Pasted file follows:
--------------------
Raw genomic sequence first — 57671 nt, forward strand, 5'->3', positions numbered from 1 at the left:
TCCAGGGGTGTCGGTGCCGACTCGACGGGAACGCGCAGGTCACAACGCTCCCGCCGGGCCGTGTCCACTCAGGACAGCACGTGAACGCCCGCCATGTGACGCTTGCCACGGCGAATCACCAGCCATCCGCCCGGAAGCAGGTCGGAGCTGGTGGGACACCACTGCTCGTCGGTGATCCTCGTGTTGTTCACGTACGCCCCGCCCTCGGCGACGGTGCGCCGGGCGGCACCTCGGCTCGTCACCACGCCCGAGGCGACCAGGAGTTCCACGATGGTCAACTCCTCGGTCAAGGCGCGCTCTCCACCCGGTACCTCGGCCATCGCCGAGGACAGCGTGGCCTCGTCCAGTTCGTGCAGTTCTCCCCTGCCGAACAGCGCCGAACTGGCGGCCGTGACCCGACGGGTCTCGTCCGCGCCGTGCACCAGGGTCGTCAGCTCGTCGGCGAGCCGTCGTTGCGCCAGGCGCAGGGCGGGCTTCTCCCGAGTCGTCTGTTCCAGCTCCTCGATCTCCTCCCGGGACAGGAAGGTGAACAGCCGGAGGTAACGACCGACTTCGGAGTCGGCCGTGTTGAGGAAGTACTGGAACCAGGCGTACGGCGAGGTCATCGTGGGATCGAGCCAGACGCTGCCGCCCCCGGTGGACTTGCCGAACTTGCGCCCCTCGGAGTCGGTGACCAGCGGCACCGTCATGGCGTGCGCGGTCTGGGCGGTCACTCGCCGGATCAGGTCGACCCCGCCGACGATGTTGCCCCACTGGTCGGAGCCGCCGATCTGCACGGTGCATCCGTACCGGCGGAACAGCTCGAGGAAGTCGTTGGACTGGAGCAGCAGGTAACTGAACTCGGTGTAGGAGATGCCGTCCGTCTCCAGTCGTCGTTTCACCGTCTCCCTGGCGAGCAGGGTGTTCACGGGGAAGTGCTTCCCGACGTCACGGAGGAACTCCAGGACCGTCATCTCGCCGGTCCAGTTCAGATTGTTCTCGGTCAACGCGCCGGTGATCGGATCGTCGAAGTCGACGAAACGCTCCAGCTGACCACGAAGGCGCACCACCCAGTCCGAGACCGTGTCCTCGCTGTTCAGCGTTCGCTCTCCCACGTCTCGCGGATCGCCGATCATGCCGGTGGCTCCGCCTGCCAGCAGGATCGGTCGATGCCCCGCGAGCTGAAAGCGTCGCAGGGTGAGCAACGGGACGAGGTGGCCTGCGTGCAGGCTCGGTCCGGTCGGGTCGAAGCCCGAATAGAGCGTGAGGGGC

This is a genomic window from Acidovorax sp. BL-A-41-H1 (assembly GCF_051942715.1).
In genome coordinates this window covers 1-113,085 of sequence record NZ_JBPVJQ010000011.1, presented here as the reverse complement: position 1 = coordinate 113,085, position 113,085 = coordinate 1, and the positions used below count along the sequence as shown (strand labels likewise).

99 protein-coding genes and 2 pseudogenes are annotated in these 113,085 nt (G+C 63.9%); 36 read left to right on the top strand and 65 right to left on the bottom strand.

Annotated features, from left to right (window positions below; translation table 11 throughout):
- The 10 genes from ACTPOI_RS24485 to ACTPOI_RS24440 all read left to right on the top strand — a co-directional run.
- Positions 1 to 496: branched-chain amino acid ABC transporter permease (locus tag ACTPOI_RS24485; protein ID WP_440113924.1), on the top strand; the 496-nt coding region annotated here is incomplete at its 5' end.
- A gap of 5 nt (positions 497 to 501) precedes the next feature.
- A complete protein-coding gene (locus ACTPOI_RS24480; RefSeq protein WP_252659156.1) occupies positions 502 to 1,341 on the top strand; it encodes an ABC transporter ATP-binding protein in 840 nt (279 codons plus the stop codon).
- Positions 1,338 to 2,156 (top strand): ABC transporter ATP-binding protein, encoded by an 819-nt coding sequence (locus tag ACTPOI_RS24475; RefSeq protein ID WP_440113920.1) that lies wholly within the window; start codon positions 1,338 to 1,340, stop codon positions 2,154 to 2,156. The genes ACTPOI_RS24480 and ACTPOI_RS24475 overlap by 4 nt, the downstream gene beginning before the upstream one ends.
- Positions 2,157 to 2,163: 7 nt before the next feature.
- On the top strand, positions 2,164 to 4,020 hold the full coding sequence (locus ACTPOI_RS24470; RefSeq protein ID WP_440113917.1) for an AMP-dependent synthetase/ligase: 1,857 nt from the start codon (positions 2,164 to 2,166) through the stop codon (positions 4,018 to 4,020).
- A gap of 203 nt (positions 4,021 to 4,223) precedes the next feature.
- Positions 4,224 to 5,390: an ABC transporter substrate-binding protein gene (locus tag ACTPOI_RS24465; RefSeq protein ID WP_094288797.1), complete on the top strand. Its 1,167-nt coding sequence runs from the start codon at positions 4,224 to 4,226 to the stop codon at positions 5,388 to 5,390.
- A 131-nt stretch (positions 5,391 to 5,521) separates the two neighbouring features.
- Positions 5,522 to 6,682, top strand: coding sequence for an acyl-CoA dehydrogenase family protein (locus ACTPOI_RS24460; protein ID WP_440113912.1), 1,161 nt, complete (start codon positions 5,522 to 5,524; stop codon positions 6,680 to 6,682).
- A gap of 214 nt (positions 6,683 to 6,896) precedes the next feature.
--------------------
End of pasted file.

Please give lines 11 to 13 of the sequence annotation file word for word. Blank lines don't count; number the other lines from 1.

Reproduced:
- Positions 1,338 to 2,156 (top strand): ABC transporter ATP-binding protein, encoded by an 819-nt coding sequence (locus tag ACTPOI_RS24475; RefSeq protein ID WP_440113920.1) that lies wholly within the window; start codon positions 1,338 to 1,340, stop codon positions 2,154 to 2,156. The genes ACTPOI_RS24480 and ACTPOI_RS24475 overlap by 4 nt, the downstream gene beginning before the upstream one ends.
- Positions 2,157 to 2,163: 7 nt before the next feature.
- On the top strand, positions 2,164 to 4,020 hold the full coding sequence (locus ACTPOI_RS24470; RefSeq protein ID WP_440113917.1) for an AMP-dependent synthetase/ligase: 1,857 nt from the start codon (positions 2,164 to 2,166) through the stop codon (positions 4,018 to 4,020).